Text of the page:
Skepticism

AI: It’s my birthday!

For those of you who haven’t heard, today is my birthday. I spent the entire weekend with Masala Skeptic and Carr2d2 (and Tim 3P0 and my husband, too). It was one of those weekends that was so crazy fun that if I tried to explain it all to you, you’d say, “Oh, come on! No one has weekends that fun without lugging a corpse around Miami!” I’m still exhausted from Saturday’s egg rave. There were drinks and laughs and Cthulhus (complete with victims) and Tang and sangria and, at some point, a dude named Hemant and hockey and Mario Kart and incoherent phone calls and pizza in a park and Moose hitting poodles with things… and someone has pictures of it all. Fo’ real, yo.

Saturday night, I vaguely remember discussing Popsicle-molds shaped like people. I said I’d like one shaped like Phil Plait (but Bad Astronsicles is a terrible brand name.)

Last week, for Masala Skeptic’s birthday, she asked you for ideas for skeptically-themed gifts. I’m asking for a different take on that.
What would be the greatest uninvented/undiscovered/imaginary skeptical gift you could give me (or would be willing to give me) if it existed?

The Afternoon Inquisition (or AI) is a question posed to you, the Skepchick community. Look for it to appear daily at 3pm ET.

Elyse

Elyse MoFo Anders is the bad ass behind forming the Women Thinking, inc and the superhero who launched the Hug Me! I'm Vaccinated campaign as well as podcaster emeritus, writer, slacktivist extraordinaire, cancer survivor and sometimes runs marathons for charity. You probably think she's awesome so you follow her on twitter.

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46 Comments

  1. Ooops, sorry I initially thought it was a gift you’d be skeptical of, not a skeptical gift!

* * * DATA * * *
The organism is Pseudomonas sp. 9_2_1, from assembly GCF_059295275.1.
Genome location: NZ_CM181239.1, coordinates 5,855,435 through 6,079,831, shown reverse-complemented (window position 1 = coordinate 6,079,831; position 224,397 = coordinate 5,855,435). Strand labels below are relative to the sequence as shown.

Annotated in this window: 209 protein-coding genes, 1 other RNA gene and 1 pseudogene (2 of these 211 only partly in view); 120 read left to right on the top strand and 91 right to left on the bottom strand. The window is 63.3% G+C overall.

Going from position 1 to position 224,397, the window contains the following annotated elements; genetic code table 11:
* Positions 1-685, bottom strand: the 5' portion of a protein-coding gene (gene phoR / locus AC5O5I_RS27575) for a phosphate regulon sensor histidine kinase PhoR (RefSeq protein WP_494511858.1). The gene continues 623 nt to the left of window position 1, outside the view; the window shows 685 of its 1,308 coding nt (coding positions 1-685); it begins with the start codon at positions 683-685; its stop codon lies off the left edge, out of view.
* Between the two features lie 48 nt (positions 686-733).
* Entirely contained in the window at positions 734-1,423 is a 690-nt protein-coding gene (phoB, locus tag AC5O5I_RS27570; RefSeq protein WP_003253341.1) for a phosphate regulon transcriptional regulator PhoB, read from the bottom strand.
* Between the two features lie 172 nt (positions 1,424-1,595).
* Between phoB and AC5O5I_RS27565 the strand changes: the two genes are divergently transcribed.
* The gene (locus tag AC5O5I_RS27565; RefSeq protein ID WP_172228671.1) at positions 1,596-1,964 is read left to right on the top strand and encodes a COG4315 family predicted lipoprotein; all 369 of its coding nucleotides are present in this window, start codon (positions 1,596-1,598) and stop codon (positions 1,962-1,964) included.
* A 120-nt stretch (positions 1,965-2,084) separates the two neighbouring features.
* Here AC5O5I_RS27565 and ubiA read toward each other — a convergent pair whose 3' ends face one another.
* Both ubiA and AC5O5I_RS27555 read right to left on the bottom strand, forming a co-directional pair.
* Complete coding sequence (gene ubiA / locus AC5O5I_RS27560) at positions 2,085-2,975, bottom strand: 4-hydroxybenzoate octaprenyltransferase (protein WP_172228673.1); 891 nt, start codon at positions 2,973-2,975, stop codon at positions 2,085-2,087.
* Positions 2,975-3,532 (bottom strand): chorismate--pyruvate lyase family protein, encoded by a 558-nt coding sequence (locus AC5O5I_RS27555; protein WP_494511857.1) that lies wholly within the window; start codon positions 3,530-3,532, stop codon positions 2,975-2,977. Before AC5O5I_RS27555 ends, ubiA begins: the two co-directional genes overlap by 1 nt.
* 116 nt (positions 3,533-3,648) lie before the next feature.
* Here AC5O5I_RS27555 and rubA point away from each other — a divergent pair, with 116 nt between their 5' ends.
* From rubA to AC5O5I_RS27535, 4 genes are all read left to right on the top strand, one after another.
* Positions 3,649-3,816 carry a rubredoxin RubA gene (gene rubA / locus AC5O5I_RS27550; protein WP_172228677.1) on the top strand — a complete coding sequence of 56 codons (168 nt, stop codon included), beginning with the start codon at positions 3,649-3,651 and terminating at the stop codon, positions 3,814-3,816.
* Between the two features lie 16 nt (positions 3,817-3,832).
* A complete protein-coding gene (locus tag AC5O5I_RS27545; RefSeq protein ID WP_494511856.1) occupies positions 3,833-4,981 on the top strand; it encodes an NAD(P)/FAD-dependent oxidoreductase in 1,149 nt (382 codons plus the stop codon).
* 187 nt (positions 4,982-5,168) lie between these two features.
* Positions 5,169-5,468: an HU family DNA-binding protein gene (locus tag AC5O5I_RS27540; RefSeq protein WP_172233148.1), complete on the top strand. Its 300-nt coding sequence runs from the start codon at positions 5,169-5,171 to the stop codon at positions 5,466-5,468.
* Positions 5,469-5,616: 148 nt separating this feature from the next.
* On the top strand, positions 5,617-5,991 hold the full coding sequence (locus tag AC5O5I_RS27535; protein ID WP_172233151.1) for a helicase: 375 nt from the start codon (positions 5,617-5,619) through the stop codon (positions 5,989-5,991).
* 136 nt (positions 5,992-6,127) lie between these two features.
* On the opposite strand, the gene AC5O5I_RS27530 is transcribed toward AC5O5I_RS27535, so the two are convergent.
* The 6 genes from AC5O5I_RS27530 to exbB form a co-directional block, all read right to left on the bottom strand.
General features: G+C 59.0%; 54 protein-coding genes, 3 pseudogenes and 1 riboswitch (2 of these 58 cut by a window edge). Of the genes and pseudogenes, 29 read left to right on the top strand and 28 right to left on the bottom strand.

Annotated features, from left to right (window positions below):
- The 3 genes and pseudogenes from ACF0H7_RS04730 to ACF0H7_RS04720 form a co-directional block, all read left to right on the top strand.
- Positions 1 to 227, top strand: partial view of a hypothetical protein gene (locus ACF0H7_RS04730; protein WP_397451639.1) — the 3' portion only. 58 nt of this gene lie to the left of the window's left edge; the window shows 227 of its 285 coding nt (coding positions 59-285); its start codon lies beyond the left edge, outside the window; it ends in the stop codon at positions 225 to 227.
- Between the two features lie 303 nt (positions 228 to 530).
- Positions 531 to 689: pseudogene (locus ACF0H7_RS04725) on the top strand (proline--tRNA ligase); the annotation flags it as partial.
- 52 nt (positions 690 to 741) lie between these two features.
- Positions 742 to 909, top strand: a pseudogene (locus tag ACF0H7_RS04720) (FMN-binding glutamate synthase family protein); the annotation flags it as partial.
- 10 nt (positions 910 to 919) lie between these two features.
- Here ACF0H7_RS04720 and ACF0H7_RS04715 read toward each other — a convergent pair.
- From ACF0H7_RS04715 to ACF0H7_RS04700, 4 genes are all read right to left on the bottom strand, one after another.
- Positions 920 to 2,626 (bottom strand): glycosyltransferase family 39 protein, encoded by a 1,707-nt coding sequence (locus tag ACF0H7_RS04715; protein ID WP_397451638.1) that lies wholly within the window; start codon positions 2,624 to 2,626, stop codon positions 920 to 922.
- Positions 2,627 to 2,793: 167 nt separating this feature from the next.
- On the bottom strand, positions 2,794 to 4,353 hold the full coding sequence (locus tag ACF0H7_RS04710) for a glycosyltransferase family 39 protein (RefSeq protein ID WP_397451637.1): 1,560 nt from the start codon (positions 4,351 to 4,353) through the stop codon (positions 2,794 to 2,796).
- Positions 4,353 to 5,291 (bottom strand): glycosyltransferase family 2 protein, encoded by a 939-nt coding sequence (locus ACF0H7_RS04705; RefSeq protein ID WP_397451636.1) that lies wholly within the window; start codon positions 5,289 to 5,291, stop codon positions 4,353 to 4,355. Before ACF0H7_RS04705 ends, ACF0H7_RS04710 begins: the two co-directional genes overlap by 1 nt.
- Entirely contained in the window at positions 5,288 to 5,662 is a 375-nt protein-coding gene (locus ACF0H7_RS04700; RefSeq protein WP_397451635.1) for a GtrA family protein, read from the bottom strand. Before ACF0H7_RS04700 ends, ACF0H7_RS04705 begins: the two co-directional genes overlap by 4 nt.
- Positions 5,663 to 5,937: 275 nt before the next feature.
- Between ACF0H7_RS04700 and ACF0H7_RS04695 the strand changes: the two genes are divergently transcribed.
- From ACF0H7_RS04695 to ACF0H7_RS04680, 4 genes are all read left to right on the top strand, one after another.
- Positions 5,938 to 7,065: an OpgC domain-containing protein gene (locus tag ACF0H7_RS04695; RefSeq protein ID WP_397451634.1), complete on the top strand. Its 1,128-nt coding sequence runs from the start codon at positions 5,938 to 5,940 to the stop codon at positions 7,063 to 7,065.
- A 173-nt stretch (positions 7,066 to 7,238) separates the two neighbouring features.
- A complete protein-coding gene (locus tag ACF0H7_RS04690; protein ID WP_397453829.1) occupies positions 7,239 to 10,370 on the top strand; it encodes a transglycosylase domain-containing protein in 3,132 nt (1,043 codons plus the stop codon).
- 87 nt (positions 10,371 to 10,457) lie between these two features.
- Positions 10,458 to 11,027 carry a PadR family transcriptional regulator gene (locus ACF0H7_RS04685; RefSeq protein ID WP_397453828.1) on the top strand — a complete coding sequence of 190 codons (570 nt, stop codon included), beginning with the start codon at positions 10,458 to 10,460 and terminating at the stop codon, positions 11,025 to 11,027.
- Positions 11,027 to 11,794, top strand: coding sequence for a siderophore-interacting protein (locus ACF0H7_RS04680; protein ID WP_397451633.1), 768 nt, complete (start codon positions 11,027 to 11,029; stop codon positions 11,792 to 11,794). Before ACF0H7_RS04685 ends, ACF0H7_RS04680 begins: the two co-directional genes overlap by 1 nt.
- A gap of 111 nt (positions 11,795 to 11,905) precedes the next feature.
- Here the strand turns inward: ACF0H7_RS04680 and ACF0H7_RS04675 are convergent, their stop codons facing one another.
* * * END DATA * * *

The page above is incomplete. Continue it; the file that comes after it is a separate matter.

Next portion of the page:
How about a real workign BS detector that could be put on the table for everyone to see when you go in for an interview, to talk with a car salesman or when people are spouting crap about things they are wholly ignorent of. One look at the BS meter on te table would sure change conversations in a hurry.

  2. The skeptic’s children’s bible. 352 tales from antiquity that will inspire your child to imagine, create, develop a healthy sense of skepticism, love, eat right, use his or her right to vote, develop the next cure for cancer (or at least something better than sliced bread), and inoculate him or her against magical thinking and goddery.

    With a mixture of illustrations both old and new, and apprehensive appendices describing, among other things, the development of the individual tales through the ages, and how the book can be turned into a nutritious gruel in case of famine.

  3. The lost diary of Paul of Tarsus

    “Aug. 6, 59AD: I can’t believe they actually fell for that whole ‘vision on the road to Damascus’ thing. Pretty flimsy story, I know, and I was gonna revise it later but people are actually eating it up! I’m a friggin’ genius!”

  4. An early working-copy of the bible, with references to the original fictional works. The margins full of redactions, lewd, and snarky comments from the original misogynist authors, editors, and publishers. Complete with a manuscript from the authors begging the publisher not to push such obvious fantasy as “based-on a true story”.

  5. @Steve: Cool pavers! I showed them to my wife. She said “We could escher in a new era in backyard decor!”

    Yeah, I know, but we like puns. It’s why I married her.

    Elyse, I’m a book giving kind of guy. How about an e-book version of Wikipedia (future edition of a date of your choosing) when it holds all of human knowledge of just a few years before. Or a collection of skeptical books (including the ones I want to write, but haven’t started).

    Happy real birthday!

  6. If I were to buy Elyse a treat,
    that was equal parts sexy and pleasant and sweet,
    a magical caldron where I can make you the greatest buzzed aldrin,
    each and every time that we meet.
    ~

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